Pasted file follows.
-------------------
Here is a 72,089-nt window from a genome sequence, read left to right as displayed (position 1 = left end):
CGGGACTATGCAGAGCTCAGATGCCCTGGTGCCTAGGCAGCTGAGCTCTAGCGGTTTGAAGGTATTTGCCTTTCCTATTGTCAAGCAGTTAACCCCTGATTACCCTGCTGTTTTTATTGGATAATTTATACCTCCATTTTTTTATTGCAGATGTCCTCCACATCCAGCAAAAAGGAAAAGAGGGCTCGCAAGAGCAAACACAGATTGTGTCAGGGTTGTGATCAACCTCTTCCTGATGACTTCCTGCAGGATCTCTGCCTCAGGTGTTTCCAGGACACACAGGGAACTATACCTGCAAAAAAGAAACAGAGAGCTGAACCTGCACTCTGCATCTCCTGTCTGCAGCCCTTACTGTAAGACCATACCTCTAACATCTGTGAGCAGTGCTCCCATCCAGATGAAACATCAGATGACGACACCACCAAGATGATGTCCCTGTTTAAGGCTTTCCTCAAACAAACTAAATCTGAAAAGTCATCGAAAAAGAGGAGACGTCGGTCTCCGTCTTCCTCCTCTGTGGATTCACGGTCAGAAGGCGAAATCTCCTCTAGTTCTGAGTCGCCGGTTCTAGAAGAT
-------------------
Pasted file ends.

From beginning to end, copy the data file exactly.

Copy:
Here is a 72,089-nt window from a genome sequence, read left to right as displayed (position 1 = left end):
CGGGACTATGCAGAGCTCAGATGCCCTGGTGCCTAGGCAGCTGAGCTCTAGCGGTTTGAAGGTATTTGCCTTTCCTATTGTCAAGCAGTTAACCCCTGATTACCCTGCTGTTTTTATTGGATAATTTATACCTCCATTTTTTTATTGCAGATGTCCTCCACATCCAGCAAAAAGGAAAAGAGGGCTCGCAAGAGCAAACACAGATTGTGTCAGGGTTGTGATCAACCTCTTCCTGATGACTTCCTGCAGGATCTCTGCCTCAGGTGTTTCCAGGACACACAGGGAACTATACCTGCAAAAAAGAAACAGAGAGCTGAACCTGCACTCTGCATCTCCTGTCTGCAGCCCTTACTGTAAGACCATACCTCTAACATCTGTGAGCAGTGCTCCCATCCAGATGAAACATCAGATGACGACACCACCAAGATGATGTCCCTGTTTAAGGCTTTCCTCAAACAAACTAAATCTGAAAAGTCATCGAAAAAGAGGAGACGTCGGTCTCCGTCTTCCTCCTCTGTGGATTCACGGTCAGAAGGCGAAATCTCCTCTAGTTCTGAGTCGCCGGTTCTAGAAGAT